In this COVID environment, small business is at even greater risk than what we previously thought of as normal. Those days are becoming a distant memory. For those small businesses that have managed to survive the shutdowns and lockdowns and are trying to recover under the restrictions on capacity, spacing and specific new hygiene requirements, the challenge is greater than ever to generate the volume and revenue to cover the expenses.
One of the “new” areas to be especially attentive to is contracts for new services or products the small business is required to purchase, maintain and direct the customers and employees to use. If these new products and services are coming from existing suppliers under existing contracts, the business owner has, at least, the comfort that it is an existing contract and the relationship between you and the supplier has not changed.
The risk, however, is in new contracts with new suppliers or vendors. We have unfortunately seen opportunists jump into the marketplace with “solutions.” And, it seems that the internet is the marketplace for hucksters of all sorts of things.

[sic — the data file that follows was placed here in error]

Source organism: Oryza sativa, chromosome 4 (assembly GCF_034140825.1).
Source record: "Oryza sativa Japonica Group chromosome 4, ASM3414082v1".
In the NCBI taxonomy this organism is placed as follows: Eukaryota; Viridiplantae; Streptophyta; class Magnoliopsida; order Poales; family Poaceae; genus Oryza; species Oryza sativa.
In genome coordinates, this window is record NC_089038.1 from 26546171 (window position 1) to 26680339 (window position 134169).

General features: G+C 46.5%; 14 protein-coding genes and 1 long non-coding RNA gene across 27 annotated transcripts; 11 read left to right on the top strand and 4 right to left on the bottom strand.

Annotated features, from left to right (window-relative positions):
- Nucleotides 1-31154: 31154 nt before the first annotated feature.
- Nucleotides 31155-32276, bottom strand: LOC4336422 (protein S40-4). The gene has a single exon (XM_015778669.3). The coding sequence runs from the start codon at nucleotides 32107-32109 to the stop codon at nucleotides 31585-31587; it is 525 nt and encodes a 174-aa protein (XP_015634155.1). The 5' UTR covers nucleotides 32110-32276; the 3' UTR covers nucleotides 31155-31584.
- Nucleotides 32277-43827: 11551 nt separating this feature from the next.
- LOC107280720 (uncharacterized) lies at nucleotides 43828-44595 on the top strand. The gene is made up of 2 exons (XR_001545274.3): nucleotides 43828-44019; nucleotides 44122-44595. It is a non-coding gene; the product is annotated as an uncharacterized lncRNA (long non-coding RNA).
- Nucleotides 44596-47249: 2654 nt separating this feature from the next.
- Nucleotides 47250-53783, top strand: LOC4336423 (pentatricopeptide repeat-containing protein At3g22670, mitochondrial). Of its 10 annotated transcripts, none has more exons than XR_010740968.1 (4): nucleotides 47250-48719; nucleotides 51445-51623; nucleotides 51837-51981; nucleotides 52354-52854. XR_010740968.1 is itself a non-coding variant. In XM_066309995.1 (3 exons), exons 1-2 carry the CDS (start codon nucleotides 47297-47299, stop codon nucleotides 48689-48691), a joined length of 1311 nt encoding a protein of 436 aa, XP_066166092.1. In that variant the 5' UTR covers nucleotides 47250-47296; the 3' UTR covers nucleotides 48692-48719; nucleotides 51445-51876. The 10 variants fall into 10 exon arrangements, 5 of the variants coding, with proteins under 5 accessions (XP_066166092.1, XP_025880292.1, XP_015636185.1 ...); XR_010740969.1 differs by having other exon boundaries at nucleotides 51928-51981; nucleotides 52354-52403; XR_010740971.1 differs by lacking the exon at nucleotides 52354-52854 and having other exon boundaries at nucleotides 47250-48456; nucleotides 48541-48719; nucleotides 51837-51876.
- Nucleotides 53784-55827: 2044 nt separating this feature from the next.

We strongly recommend sticking with tried and true vendors that you have long standing business relationships with. When that is not possible, the business owner must return to basic business principles: check vendors credentials with the Better Business Bureau, get at least three bids, and carefully review the proposed contract.
Be very careful of the internet. Many of us have come to rely on the instant response to most every question we post on the internet despite being repeatedly warned about scams and outright fraud. As to sources of products and services, check the credentials not just with the Better Business Bureau but with any licensing board that issues licenses to bidders. ‘Pop-up” businesses will often use form contracts they find on the internet. Like anything else found on the internet, be wary.
The best course of action is to have any contract that could affect your business reviewed by an attorney, and that certainly applies to any new contracts that arise in this new COVID era.